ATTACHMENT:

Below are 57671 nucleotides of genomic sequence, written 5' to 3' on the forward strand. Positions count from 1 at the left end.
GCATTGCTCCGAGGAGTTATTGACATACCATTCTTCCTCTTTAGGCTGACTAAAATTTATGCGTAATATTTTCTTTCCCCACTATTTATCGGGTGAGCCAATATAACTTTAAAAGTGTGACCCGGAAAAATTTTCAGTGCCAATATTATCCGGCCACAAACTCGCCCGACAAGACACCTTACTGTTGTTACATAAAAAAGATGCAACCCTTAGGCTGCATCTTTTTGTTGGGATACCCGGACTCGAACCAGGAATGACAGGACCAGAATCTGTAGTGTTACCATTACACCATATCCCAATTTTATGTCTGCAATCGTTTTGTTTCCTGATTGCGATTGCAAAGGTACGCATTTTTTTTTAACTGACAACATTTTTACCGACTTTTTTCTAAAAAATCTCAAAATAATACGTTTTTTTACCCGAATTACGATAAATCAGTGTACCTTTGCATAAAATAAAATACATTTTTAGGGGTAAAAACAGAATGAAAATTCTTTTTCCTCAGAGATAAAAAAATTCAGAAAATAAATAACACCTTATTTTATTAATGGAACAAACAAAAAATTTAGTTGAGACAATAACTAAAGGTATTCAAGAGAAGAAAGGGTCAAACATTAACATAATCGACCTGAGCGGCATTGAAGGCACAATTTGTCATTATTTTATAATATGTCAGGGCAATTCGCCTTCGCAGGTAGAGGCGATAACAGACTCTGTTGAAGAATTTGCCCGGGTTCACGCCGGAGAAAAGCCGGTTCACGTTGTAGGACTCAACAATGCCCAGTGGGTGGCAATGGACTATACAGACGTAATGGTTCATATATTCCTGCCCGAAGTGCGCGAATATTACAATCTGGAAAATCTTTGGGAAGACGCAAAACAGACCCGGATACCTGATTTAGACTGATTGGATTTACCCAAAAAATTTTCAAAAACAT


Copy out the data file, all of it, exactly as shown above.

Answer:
Below are 57671 nucleotides of genomic sequence, written 5' to 3' on the forward strand. Positions count from 1 at the left end.
GCATTGCTCCGAGGAGTTATTGACATACCATTCTTCCTCTTTAGGCTGACTAAAATTTATGCGTAATATTTTCTTTCCCCACTATTTATCGGGTGAGCCAATATAACTTTAAAAGTGTGACCCGGAAAAATTTTCAGTGCCAATATTATCCGGCCACAAACTCGCCCGACAAGACACCTTACTGTTGTTACATAAAAAAGATGCAACCCTTAGGCTGCATCTTTTTGTTGGGATACCCGGACTCGAACCAGGAATGACAGGACCAGAATCTGTAGTGTTACCATTACACCATATCCCAATTTTATGTCTGCAATCGTTTTGTTTCCTGATTGCGATTGCAAAGGTACGCATTTTTTTTTAACTGACAACATTTTTACCGACTTTTTTCTAAAAAATCTCAAAATAATACGTTTTTTTACCCGAATTACGATAAATCAGTGTACCTTTGCATAAAATAAAATACATTTTTAGGGGTAAAAACAGAATGAAAATTCTTTTTCCTCAGAGATAAAAAAATTCAGAAAATAAATAACACCTTATTTTATTAATGGAACAAACAAAAAATTTAGTTGAGACAATAACTAAAGGTATTCAAGAGAAGAAAGGGTCAAACATTAACATAATCGACCTGAGCGGCATTGAAGGCACAATTTGTCATTATTTTATAATATGTCAGGGCAATTCGCCTTCGCAGGTAGAGGCGATAACAGACTCTGTTGAAGAATTTGCCCGGGTTCACGCCGGAGAAAAGCCGGTTCACGTTGTAGGACTCAACAATGCCCAGTGGGTGGCAATGGACTATACAGACGTAATGGTTCATATATTCCTGCCCGAAGTGCGCGAATATTACAATCTGGAAAATCTTTGGGAAGACGCAAAACAGACCCGGATACCTGATTTAGACTGATTGGATTTACCCAAAAAATTTTCAAAAACAT